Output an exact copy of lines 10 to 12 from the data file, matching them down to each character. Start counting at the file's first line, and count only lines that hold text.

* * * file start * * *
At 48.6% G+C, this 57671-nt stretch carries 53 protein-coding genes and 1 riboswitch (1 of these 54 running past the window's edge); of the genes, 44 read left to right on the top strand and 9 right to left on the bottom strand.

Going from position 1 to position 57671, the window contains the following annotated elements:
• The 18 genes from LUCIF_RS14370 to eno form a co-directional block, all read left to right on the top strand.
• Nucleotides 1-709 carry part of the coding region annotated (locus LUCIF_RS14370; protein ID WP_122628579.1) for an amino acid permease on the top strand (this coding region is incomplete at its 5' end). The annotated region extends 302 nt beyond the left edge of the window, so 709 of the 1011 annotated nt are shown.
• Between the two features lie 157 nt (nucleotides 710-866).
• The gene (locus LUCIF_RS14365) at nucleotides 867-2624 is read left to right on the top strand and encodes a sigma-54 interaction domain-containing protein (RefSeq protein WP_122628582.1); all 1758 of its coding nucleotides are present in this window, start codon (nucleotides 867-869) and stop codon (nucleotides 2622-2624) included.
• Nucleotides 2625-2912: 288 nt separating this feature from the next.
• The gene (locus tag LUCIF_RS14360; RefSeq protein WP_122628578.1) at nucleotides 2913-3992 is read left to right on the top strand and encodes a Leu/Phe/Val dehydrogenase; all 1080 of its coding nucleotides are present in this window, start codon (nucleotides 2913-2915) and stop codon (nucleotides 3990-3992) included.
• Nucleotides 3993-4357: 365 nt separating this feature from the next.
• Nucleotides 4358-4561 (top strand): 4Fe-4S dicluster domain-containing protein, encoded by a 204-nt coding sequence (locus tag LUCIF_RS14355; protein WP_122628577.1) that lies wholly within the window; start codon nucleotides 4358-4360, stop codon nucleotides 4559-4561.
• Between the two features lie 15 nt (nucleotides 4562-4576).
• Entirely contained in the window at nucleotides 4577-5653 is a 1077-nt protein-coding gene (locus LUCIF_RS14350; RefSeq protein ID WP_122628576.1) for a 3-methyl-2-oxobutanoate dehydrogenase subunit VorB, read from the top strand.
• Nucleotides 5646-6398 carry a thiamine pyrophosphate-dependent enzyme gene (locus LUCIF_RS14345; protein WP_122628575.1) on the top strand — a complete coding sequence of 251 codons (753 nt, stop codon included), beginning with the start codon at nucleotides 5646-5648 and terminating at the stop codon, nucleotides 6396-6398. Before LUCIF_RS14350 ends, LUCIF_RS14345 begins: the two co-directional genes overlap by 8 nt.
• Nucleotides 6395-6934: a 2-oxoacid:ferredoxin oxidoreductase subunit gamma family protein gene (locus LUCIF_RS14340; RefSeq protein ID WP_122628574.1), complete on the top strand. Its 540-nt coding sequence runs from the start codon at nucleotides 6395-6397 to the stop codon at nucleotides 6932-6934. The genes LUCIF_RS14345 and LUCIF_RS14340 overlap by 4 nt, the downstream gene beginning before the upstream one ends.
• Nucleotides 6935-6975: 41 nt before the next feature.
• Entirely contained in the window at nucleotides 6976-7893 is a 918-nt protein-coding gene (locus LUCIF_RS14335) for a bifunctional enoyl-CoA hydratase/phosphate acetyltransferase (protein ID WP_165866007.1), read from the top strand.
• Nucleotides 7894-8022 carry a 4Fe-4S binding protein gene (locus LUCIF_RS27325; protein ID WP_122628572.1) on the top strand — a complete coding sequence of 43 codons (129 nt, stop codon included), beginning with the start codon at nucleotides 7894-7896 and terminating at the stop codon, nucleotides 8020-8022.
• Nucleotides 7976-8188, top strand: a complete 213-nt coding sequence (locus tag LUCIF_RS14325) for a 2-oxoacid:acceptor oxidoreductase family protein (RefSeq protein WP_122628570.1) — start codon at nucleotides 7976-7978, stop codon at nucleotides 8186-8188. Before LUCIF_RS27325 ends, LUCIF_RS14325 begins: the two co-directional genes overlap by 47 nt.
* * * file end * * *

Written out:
• Nucleotides 4358-4561 (top strand): 4Fe-4S dicluster domain-containing protein, encoded by a 204-nt coding sequence (locus tag LUCIF_RS14355; protein WP_122628577.1) that lies wholly within the window; start codon nucleotides 4358-4360, stop codon nucleotides 4559-4561.
• Between the two features lie 15 nt (nucleotides 4562-4576).
• Entirely contained in the window at nucleotides 4577-5653 is a 1077-nt protein-coding gene (locus LUCIF_RS14350; RefSeq protein ID WP_122628576.1) for a 3-methyl-2-oxobutanoate dehydrogenase subunit VorB, read from the top strand.